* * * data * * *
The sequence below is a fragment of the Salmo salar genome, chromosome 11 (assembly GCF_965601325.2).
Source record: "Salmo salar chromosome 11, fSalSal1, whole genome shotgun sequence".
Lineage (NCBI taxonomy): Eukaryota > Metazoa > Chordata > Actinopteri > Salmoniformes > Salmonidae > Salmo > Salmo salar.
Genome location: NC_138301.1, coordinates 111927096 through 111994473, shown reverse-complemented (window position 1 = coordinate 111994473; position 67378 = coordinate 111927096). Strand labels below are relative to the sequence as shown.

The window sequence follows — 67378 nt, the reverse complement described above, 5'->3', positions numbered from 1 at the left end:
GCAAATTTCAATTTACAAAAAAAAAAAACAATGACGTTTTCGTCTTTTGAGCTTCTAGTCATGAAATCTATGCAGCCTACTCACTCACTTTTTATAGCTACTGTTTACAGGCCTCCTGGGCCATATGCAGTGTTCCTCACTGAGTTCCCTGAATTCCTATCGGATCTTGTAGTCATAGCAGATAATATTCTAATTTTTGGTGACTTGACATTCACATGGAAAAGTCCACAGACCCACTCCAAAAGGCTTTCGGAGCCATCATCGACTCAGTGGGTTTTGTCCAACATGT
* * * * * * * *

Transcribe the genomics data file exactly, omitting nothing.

The sequence below is a fragment of the Salmo salar genome, chromosome 11 (assembly GCF_965601325.2).
Source record: "Salmo salar chromosome 11, fSalSal1, whole genome shotgun sequence".
Lineage (NCBI taxonomy): Eukaryota > Metazoa > Chordata > Actinopteri > Salmoniformes > Salmonidae > Salmo > Salmo salar.
Genome location: NC_138301.1, coordinates 111927096 through 111994473, shown reverse-complemented (window position 1 = coordinate 111994473; position 67378 = coordinate 111927096). Strand labels below are relative to the sequence as shown.

The window sequence follows — 67378 nt, the reverse complement described above, 5'->3', positions numbered from 1 at the left end:
GCAAATTTCAATTTACAAAAAAAAAAAACAATGACGTTTTCGTCTTTTGAGCTTCTAGTCATGAAATCTATGCAGCCTACTCACTCACTTTTTATAGCTACTGTTTACAGGCCTCCTGGGCCATATGCAGTGTTCCTCACTGAGTTCCCTGAATTCCTATCGGATCTTGTAGTCATAGCAGATAATATTCTAATTTTTGGTGACTTGACATTCACATGGAAAAGTCCACAGACCCACTCCAAAAGGCTTTCGGAGCCATCATCGACTCAGTGGGTTTTGTCCAACATGT